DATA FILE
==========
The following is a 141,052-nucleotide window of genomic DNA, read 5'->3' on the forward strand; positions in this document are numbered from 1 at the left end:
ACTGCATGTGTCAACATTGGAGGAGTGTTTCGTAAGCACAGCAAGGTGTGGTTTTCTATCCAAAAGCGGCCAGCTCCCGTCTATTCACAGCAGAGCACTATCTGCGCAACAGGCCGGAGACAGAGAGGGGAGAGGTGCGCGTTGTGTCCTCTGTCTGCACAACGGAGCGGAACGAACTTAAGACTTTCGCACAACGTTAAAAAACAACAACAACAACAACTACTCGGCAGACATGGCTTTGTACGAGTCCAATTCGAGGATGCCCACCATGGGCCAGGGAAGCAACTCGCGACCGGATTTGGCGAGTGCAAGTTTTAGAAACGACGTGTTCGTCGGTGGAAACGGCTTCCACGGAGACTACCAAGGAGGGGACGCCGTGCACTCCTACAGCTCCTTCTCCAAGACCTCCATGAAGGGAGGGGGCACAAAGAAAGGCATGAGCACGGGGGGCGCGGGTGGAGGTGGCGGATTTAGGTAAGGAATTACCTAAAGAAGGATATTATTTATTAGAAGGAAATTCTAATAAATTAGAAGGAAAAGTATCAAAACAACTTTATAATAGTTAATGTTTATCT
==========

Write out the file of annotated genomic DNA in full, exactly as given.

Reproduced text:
The following is a 141,052-nucleotide window of genomic DNA, read 5'->3' on the forward strand; positions in this document are numbered from 1 at the left end:
ACTGCATGTGTCAACATTGGAGGAGTGTTTCGTAAGCACAGCAAGGTGTGGTTTTCTATCCAAAAGCGGCCAGCTCCCGTCTATTCACAGCAGAGCACTATCTGCGCAACAGGCCGGAGACAGAGAGGGGAGAGGTGCGCGTTGTGTCCTCTGTCTGCACAACGGAGCGGAACGAACTTAAGACTTTCGCACAACGTTAAAAAACAACAACAACAACAACTACTCGGCAGACATGGCTTTGTACGAGTCCAATTCGAGGATGCCCACCATGGGCCAGGGAAGCAACTCGCGACCGGATTTGGCGAGTGCAAGTTTTAGAAACGACGTGTTCGTCGGTGGAAACGGCTTCCACGGAGACTACCAAGGAGGGGACGCCGTGCACTCCTACAGCTCCTTCTCCAAGACCTCCATGAAGGGAGGGGGCACAAAGAAAGGCATGAGCACGGGGGGCGCGGGTGGAGGTGGCGGATTTAGGTAAGGAATTACCTAAAGAAGGATATTATTTATTAGAAGGAAATTCTAATAAATTAGAAGGAAAAGTATCAAAACAACTTTATAATAGTTAATGTTTATCT